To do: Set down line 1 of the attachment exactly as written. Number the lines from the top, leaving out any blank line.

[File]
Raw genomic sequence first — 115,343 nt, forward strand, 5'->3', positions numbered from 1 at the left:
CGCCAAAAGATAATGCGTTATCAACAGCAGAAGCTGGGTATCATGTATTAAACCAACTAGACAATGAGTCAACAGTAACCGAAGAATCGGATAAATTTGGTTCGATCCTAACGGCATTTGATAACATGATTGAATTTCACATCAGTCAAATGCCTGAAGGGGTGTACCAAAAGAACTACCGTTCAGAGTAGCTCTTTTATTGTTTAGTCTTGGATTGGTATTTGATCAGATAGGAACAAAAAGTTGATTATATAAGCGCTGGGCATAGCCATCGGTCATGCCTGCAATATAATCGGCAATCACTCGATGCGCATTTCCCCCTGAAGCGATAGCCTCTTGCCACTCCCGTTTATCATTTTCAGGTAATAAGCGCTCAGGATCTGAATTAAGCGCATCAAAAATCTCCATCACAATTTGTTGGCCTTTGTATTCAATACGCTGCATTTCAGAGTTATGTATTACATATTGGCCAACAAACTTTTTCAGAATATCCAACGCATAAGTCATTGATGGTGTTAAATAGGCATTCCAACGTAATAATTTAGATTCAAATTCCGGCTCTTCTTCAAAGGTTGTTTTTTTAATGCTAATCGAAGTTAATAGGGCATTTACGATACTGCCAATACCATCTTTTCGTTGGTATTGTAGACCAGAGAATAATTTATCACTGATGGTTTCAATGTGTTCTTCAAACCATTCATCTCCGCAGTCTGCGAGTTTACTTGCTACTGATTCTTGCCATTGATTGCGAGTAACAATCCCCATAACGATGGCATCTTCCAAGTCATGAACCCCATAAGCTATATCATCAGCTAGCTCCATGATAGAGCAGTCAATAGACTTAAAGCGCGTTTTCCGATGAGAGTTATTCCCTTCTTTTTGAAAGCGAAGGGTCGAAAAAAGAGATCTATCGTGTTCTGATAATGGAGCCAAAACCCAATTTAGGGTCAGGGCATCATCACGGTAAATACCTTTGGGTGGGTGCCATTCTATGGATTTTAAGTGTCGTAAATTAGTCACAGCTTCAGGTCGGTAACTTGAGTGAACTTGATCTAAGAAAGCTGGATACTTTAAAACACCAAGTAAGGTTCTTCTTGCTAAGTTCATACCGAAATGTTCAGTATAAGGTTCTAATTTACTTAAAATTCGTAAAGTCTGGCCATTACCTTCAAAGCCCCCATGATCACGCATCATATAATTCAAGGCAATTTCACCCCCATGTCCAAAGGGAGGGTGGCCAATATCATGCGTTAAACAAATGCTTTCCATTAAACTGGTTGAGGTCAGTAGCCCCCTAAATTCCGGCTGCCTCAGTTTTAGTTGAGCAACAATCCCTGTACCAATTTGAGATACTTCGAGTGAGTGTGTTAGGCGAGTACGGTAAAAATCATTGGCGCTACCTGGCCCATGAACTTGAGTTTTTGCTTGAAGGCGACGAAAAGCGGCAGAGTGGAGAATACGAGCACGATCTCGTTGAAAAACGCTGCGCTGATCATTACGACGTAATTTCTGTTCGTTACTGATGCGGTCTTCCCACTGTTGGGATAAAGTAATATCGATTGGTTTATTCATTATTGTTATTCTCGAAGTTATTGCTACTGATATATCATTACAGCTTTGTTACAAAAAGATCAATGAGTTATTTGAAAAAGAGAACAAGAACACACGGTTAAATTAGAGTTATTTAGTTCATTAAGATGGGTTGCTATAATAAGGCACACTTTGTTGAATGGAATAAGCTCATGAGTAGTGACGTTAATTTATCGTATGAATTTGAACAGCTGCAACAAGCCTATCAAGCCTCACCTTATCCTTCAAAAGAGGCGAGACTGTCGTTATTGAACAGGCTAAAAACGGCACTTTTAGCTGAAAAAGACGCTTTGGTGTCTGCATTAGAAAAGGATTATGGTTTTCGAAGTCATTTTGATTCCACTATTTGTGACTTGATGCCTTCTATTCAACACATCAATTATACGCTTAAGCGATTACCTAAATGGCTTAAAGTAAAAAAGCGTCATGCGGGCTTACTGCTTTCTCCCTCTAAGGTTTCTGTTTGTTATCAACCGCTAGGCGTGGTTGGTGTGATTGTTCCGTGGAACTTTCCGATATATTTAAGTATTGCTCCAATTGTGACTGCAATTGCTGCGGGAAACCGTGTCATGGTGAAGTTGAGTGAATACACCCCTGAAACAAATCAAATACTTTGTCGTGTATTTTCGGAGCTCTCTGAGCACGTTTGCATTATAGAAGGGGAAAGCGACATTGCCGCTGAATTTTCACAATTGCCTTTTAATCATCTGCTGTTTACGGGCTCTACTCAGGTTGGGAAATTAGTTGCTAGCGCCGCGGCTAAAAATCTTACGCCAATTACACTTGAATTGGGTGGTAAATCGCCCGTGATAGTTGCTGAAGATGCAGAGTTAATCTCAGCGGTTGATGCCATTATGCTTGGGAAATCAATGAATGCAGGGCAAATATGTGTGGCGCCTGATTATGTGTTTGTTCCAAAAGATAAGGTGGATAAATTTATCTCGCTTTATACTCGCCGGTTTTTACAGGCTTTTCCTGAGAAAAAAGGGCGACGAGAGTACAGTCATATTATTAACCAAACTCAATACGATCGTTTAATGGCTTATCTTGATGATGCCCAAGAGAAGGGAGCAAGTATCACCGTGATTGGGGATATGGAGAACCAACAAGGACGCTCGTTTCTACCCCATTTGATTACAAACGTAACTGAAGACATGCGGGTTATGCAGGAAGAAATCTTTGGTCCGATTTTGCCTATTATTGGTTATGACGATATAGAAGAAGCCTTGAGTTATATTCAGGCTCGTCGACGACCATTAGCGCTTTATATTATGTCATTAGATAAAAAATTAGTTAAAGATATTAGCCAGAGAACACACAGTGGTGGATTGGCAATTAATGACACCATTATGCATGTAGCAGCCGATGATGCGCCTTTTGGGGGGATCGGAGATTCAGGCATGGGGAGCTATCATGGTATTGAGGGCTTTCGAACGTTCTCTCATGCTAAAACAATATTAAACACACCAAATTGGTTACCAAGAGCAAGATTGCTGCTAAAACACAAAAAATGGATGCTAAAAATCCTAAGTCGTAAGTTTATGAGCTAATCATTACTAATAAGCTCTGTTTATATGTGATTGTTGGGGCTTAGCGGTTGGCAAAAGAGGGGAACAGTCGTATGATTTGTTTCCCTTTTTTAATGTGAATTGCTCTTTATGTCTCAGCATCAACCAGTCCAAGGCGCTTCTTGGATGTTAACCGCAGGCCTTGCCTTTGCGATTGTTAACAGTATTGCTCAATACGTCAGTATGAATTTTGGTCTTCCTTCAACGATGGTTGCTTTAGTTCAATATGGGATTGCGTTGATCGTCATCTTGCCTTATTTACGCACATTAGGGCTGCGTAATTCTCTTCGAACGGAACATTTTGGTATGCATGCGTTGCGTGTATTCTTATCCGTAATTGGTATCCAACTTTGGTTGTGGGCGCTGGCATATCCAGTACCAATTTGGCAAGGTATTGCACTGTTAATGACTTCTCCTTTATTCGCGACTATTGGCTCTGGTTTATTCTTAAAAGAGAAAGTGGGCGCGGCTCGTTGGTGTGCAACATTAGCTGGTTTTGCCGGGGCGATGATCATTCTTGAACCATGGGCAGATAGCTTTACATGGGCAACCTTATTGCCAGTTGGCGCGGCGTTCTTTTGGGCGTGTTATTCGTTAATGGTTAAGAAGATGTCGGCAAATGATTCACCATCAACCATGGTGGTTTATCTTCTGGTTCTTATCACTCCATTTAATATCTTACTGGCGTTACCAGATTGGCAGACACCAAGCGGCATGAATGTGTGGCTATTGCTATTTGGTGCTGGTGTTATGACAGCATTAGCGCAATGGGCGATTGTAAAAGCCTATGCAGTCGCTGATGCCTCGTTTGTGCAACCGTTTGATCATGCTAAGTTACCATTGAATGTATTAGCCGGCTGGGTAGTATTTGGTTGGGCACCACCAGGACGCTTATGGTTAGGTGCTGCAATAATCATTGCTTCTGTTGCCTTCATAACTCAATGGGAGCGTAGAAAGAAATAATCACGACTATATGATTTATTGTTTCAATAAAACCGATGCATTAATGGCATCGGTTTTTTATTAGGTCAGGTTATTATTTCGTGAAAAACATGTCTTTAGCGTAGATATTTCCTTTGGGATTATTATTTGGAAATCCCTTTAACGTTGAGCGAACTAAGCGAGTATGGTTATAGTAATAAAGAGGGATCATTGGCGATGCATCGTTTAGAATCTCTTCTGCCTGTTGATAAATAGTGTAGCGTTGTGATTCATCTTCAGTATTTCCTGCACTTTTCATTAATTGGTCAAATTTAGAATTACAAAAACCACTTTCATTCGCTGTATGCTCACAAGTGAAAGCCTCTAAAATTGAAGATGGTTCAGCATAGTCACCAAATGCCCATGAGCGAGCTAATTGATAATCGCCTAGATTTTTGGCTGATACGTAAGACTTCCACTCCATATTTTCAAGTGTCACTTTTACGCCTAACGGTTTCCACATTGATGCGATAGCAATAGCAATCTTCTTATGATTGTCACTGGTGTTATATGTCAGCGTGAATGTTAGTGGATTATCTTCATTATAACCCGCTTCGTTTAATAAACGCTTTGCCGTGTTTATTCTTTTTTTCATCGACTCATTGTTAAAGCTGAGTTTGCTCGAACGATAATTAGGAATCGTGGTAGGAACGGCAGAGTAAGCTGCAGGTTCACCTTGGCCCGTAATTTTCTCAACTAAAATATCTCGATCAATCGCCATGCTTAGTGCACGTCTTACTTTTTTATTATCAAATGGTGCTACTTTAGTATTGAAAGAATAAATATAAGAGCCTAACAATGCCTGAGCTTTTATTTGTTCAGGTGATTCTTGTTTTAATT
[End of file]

Raw genomic sequence first — 115,343 nt, forward strand, 5'->3', positions numbered from 1 at the left: